Jim Young at Eastman’s Sport & Tackle in Falmouth said they have been selling a large number of eels to folks who regularly fish the local archipelago; finding cooler, moving water has been important, whether you are fishing day or night. This combination typically concentrates fish around points and coves on both sides of the islands.
Typically, conditions are best at night during the dog days of summer, but Phil Stanton continues to prove that the key is identifying optimal times to be on the water. He has been fishing mainly daylight hours and continues to pick up a good number of bigger stripers on eels; he advised that you won’t necessarily catch more than one or two fish in a location, but you can put together a good day by having a plan in mind that will have you moving from spot-to-spot to hit the best water.
There are still a few boats chunking around Felix Ledge and other spots in Quick’s Hole, as well as drifting eels both there in Robinson’s on an incoming tide. Jigging wire around holes and dropoffs has tailed off, but paying attention to your sonar is a wise move as larger bass typically stack up on pieces of structure where the current brings food to them as opposed to exerting too much energy to chase it.
On the other hand, there are still large numbers of small bass and blues up and down both sides of the islands; these youngsters have no issues with racing after the peanut bunker, small sea herring, silversides, and sand eels that often bring them to the surface for feeding binges.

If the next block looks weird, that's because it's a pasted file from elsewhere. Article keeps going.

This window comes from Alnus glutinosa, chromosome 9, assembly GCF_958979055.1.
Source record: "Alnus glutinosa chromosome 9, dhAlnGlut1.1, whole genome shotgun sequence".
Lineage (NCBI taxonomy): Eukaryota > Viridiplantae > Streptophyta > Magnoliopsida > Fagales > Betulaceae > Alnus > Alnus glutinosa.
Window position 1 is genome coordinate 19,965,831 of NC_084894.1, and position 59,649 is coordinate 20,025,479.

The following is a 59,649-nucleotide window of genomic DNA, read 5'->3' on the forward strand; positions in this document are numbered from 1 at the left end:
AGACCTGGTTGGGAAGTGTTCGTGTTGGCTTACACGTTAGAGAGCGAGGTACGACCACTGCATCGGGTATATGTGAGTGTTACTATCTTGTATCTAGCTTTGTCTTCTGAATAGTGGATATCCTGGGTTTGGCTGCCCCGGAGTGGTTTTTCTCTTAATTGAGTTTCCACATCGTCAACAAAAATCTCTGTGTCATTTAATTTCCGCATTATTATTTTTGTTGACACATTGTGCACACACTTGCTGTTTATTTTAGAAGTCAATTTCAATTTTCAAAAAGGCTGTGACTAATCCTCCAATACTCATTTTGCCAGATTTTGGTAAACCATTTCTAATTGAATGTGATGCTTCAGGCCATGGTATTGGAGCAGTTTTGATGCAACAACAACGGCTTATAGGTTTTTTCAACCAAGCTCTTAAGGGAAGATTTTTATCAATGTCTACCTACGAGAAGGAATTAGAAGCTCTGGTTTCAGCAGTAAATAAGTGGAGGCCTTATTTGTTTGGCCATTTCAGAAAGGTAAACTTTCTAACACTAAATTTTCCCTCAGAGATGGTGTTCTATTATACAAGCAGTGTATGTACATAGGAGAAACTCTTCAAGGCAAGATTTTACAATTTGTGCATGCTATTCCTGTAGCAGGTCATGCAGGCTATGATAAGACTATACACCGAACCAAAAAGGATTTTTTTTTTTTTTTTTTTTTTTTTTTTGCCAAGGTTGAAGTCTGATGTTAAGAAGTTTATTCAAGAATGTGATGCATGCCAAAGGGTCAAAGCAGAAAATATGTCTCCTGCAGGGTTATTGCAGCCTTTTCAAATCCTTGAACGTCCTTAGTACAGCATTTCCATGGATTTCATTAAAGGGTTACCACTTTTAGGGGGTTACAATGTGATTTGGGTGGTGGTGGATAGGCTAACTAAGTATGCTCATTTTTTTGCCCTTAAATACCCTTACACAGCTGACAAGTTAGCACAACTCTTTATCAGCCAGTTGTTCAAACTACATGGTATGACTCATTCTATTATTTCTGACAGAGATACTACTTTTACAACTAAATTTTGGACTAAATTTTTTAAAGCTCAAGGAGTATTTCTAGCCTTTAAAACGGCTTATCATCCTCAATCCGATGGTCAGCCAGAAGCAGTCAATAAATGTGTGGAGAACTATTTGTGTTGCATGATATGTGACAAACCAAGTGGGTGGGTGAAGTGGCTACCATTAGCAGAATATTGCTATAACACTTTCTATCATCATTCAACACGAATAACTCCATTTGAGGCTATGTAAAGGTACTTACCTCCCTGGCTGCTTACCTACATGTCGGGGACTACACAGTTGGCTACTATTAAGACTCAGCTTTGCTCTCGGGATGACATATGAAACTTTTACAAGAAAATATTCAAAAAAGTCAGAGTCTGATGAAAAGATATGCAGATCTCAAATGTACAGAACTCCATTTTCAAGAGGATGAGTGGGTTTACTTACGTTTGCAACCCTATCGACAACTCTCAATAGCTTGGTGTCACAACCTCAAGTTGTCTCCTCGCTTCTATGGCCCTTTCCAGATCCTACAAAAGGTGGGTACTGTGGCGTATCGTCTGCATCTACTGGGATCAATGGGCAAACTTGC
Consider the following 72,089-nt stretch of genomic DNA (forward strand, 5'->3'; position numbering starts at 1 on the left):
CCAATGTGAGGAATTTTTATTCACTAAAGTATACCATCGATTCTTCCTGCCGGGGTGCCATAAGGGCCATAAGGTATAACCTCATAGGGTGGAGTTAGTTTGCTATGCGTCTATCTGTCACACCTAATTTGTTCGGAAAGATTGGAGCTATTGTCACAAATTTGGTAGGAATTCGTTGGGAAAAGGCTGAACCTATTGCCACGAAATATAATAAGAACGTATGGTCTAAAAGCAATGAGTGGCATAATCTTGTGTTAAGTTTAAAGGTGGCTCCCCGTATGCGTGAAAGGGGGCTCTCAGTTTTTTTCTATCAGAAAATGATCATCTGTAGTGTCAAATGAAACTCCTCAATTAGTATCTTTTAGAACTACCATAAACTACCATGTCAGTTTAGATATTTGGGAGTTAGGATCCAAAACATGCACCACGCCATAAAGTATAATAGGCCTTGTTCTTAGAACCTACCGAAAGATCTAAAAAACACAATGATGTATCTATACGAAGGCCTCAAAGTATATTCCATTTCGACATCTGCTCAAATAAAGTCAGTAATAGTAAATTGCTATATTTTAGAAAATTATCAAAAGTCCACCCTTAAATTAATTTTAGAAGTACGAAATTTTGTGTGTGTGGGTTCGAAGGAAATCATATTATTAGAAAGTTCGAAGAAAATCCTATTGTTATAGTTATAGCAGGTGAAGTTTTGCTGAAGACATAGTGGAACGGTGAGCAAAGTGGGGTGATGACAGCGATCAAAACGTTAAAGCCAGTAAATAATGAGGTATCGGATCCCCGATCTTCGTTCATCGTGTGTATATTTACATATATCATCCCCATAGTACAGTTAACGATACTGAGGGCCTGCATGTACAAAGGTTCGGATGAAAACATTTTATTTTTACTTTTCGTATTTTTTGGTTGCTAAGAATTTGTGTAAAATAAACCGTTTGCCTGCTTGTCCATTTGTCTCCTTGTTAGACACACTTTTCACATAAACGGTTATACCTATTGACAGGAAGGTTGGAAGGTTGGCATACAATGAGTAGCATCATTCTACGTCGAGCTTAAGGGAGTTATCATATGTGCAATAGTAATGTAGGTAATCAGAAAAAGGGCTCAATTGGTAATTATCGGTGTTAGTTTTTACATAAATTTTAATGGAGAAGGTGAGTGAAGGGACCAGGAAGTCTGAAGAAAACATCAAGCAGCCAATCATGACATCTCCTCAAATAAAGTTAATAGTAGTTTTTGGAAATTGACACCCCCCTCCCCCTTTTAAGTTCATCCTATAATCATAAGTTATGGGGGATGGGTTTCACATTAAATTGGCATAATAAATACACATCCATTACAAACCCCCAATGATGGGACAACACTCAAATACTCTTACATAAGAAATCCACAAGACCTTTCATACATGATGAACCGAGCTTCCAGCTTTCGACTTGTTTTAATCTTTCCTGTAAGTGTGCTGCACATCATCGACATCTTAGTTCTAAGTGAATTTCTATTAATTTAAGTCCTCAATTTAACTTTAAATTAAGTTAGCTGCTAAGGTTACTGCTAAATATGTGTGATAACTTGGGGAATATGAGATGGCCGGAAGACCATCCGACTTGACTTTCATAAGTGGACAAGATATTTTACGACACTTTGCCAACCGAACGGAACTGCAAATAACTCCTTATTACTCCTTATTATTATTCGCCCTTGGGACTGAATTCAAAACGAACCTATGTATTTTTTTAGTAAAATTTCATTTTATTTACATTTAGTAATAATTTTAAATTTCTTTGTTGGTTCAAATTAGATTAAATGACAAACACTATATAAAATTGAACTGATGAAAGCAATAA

Before a line of thunderstorms on Wednesday chased us off the water, Capt. Mike Hogan’s sister, Deb, and her family were enjoying catching schoolies in Woods Hole on seven-inch Original Hogy’s in bone; these were nice fat, strong fish that provided quite a tussle on light tackle. They were feeding on baby squid that we could see jetting out of the water; on a couple of occasions, the water just exploded with bass, including a few larger ones that looked to be well over 30-inches.
There is no problem finding the fish around Woods Hole, with the largest flock of terns I have seen in years working over small bluefish around Nonamesset and another concentration between Little Harbor and Nobska.